Your browser, as well as Boostrap, comes with built-in form validation, but when it comes to checkboxes, the validation options are limited. I created a form with three checkboxes, and the user is required to check at least one. Bootstrap only performs ‘required’ validation on checkboxes, which, in this case, won’t work, because only one – and any one – of the checkboxes is actually required. Here’s how to address this:Continue reading “Custom checkbox form validation with (or without) Bootstrap”
I have been receiving more and more spam through one of my sites’ contact form, which uses Contact Form 7. To help stop this, I created a simple custom function that blocks contact form messages that contain specific words, without any additional plugins or services.
Continue reading “Custom spam filter with Contact Form 7, no extra plugins needed”
Command line tools generally produce some kind of output on the screen. This output is actually two (or more) streams, and these streams can be handled independently.
Until recently, I was using my Ubiquiti EdgeRouter in bridge mode. I had my LAN on one ethernet port, and my wireless access point was connected to another ethernet port. Then I configured a bridge between the LAN and wireless AP ports. Logically, this made sense. However, this forces the EdgeRouter to do network switching duties, which it does entirely in software, and this is very SLOW. Even Ubiquiti states upfront that running in bridge mode will affect performance. Don’t use bridge mode.
After switching to Telus Optik, I wanted to take advantage of Telus IPv6 support, using my Ubiquiti Edgerouter Lite. After a lot of googling, I was able to put enough pieces together to get full IPv6 working across my network. This configuration will work with EdgeOS 1.9.0, and should work with versions of EdgeOS going back at least to 1.7.0.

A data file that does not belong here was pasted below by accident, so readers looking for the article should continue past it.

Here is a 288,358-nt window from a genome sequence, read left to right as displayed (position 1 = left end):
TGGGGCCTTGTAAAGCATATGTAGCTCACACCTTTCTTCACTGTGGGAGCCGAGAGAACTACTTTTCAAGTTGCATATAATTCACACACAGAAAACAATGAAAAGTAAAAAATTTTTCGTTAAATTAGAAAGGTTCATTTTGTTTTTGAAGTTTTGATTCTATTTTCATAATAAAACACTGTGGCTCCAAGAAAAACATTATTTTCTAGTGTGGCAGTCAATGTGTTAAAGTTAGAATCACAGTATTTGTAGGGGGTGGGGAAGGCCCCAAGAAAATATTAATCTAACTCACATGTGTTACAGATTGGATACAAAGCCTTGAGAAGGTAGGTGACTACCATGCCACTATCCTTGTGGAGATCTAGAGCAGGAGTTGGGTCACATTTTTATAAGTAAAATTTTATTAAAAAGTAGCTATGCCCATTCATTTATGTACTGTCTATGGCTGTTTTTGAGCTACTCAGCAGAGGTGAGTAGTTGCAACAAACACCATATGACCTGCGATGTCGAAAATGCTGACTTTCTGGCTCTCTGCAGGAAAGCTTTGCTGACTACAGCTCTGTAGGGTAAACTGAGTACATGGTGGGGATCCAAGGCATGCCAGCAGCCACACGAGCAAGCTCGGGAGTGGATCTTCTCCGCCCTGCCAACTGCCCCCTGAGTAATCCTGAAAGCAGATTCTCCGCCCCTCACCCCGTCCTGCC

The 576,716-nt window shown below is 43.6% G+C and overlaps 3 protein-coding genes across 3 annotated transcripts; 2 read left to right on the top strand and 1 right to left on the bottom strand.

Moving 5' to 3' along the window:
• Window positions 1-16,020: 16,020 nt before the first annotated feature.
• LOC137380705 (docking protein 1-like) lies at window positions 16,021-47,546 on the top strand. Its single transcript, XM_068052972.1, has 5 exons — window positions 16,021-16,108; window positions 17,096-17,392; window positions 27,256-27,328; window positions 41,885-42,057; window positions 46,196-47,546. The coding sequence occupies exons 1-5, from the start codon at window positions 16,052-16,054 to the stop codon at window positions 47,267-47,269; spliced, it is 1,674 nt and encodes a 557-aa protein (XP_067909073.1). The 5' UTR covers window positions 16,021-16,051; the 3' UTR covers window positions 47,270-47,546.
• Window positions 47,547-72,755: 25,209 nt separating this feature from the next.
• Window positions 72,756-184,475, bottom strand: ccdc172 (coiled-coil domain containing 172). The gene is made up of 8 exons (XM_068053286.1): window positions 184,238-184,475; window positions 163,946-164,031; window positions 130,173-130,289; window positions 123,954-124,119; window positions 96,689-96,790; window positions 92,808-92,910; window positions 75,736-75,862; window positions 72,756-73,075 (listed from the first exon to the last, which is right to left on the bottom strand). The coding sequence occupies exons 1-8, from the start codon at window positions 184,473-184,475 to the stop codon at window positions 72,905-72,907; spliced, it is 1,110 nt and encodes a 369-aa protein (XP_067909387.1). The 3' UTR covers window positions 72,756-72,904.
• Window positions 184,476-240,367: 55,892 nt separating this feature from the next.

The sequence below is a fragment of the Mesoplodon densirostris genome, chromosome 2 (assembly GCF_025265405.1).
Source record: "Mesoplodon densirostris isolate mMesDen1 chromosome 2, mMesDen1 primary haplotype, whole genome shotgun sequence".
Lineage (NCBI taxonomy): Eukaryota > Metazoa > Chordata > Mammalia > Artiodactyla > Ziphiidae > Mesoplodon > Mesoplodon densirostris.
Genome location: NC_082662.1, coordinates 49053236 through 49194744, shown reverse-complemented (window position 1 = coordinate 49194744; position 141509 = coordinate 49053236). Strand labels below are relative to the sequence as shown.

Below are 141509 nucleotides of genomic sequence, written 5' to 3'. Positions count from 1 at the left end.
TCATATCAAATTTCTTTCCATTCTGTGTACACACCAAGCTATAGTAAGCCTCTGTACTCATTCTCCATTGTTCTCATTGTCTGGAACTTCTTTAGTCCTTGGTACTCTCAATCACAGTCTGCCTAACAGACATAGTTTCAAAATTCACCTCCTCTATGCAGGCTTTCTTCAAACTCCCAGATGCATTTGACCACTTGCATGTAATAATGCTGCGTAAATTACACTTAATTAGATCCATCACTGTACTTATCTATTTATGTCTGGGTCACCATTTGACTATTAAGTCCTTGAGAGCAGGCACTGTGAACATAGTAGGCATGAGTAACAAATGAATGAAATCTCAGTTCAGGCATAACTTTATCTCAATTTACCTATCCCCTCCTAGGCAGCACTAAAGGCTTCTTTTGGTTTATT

I just upgraded this site’s Ubuntu OS from Trusty 14.04 to Xenial 16.04. There are a couple of pitfalls during the upgrade that are noteworthy.
The biggest issue when upgrading to Xenial: Nginx and PHP5-FPM will break when you upgrade. So, keep in mind that any of your sites that rely on PHP5-FPM will be down during the Xenial upgrade.
Continue reading “How to upgrade Ubuntu, NGINX and PHP5 from 14.04 Trusty to 16.04 Xenial”
I have written about renewing certificates from Let’s Encrypt in the past, and to the project developers’ credit, they keep making the process of getting, installing and renewing certificates easier. There’s a new client called certbot (and certbot-auto) that can be used to almost completely automate the certificate process. As an added bonus, the certbot client’s
--webroot method allows you to renew without having to stop your web server and restart, and you no longer need to pause services like Cloudflare.
Continue reading “Renewing a let’s encrypt certificate made even simpler: automatically”
If you need to automatically/programmatically open a popup on iOS/Safari using Jquery Mobile, you will likely see your popup flash by very quickly and then close on its own. This is a huge annoyance, as there are times when an automatic popup is required, such as for on-load disclaimers, or confirmations.
Continue reading “Prevent Jquery Mobile popups from auto-closing in iOS”
Three months have passed, and it’s time to renew this site’s Let’s Encrypt certificate. Fortunately, the Let’s Encrypt team has added a simpler renewal process since the certificates for this site were first generated.
UPDATE, September 2017: Most of this information is now of historic/hacker value, as Let’s Encrypt has added Nginx support to the Certbot client, making the process MUCH simpler and quicker. However, it’s still worth reading through this how-to, as it could help you look out for places where things could go wrong.
A good friend recommended the free SSL certificate services offered by Let’s Encrypt. I thought I would give it a try and switch this site to HTTPS-only, and share the results of the process here.
First off, Let’s Encrypt is a “free, automated, and open certificate authority (CA), run for the public’s benefit.” Their certificates are provided by the Internet Security Research Group (ISRG). In short, it’s legit.